Author Topic: Future of stand-alone Eagle on Linux  (Read 23840 times)

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Offline ebastler

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Re: Future of stand-alone Eagle on Linux
« Reply #50 on: December 01, 2021, 07:16:56 pm »
You implied the Eagle activation process was always needed and the Autodesk process was the same except for needing to do it every 30 days. I pointed out a massive difference that you glossed over, attempting to minimize legitimate concerns many of us have with subscription licensing.

Sure, I tried to maliciously minimize your legitimate concerns, I consider all of you to be stupid, and I love Eagle, Cadsoft and Autodesk and worship them three times a day. Any more words you want to put into my mouth?  :P
 

Online PlainName

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Re: Future of stand-alone Eagle on Linux
« Reply #51 on: December 01, 2021, 10:12:32 pm »
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and the "regular" cost for the standard tool is only US$400 per year. This means that the thousands of people who already use Fusion360 for MCAD will get Fusion PCB for free when it finally arrives

It means that's what they want you to think it means. But come the day when Fusion360 gets a decent PCB facility, what's to stop them bumping the price? Or even making ECAD a paid optional part? Nothing.

They are fixated on the cloud because that's the way to enforce subscriptions and, more importantly, lock-in. It is purely a money-grab feature, and that should tell you whether MCAD + ECAD will be 'only' $400/yr when it counts.
 

Offline Bassman59

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Re: Future of stand-alone Eagle on Linux
« Reply #52 on: December 01, 2021, 10:21:40 pm »
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and the "regular" cost for the standard tool is only US$400 per year. This means that the thousands of people who already use Fusion360 for MCAD will get Fusion PCB for free when it finally arrives

It means that's what they want you to think it means. But come the day when Fusion360 gets a decent PCB facility, what's to stop them bumping the price? Or even making ECAD a paid optional part? Nothing.

I have no illusions that they'll continue to offer F360 for only $400/yr, especially once the ECAD goes live. Maybe they will charge more for it -- after all, who wants to pay for a feature they don't use? (Like Altium and their FPGA crap.)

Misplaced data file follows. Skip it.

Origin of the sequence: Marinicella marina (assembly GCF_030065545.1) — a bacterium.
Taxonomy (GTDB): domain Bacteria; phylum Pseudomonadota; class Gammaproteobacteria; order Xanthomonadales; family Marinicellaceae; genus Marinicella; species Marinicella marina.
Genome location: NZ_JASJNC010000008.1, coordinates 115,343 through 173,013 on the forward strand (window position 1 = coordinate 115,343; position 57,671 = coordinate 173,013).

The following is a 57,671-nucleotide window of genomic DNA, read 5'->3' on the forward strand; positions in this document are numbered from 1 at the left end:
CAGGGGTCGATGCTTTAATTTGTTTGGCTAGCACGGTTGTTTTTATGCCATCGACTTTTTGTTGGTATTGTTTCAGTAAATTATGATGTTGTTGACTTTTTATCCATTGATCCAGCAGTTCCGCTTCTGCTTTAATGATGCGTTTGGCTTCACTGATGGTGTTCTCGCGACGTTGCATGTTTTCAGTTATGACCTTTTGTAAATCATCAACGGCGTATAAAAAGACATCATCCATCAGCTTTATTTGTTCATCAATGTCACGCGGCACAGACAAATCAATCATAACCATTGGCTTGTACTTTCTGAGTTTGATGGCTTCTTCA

But, then again, they have to recoup the cost of actually creating the product, right? Say the price doubled to $800/yr. That's still a lot cheaper than Altium.

Does everyone here give away their products? Maybe that's it.

This is what I honestly don't understand. This is ostensibly a forum for professional engineers. That means: people who make a living designing and selling products.

Please,  tell me, who here doesn't think they should charge what the market will bear for their work? Who here works for a company that gives away their products?

Sometimes I think this forum is inhabited only by hobbyists.
 

Offline james_s

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Re: Future of stand-alone Eagle on Linux
« Reply #53 on: December 01, 2021, 10:32:40 pm »
But, then again, they have to recoup the cost of actually creating the product, right? Say the price doubled to $800/yr. That's still a lot cheaper than Altium.

Does everyone here give away their products? Maybe that's it.

This is what I honestly don't understand. This is ostensibly a forum for professional engineers. That means: people who make a living designing and selling products.

Please,  tell me, who here doesn't think they should charge what the market will bear for their work? Who here works for a company that gives away their products?

Sometimes I think this forum is inhabited only by hobbyists.

The thing is, I think Altium already has the professional market locked up, maybe it's the "Nobody ever got fired for buying IBM" mentality or maybe the product is really that much better, I don't know, but I don't see there being a lot of room for competing expensive commercial products, even if one of them is somewhat less expensive.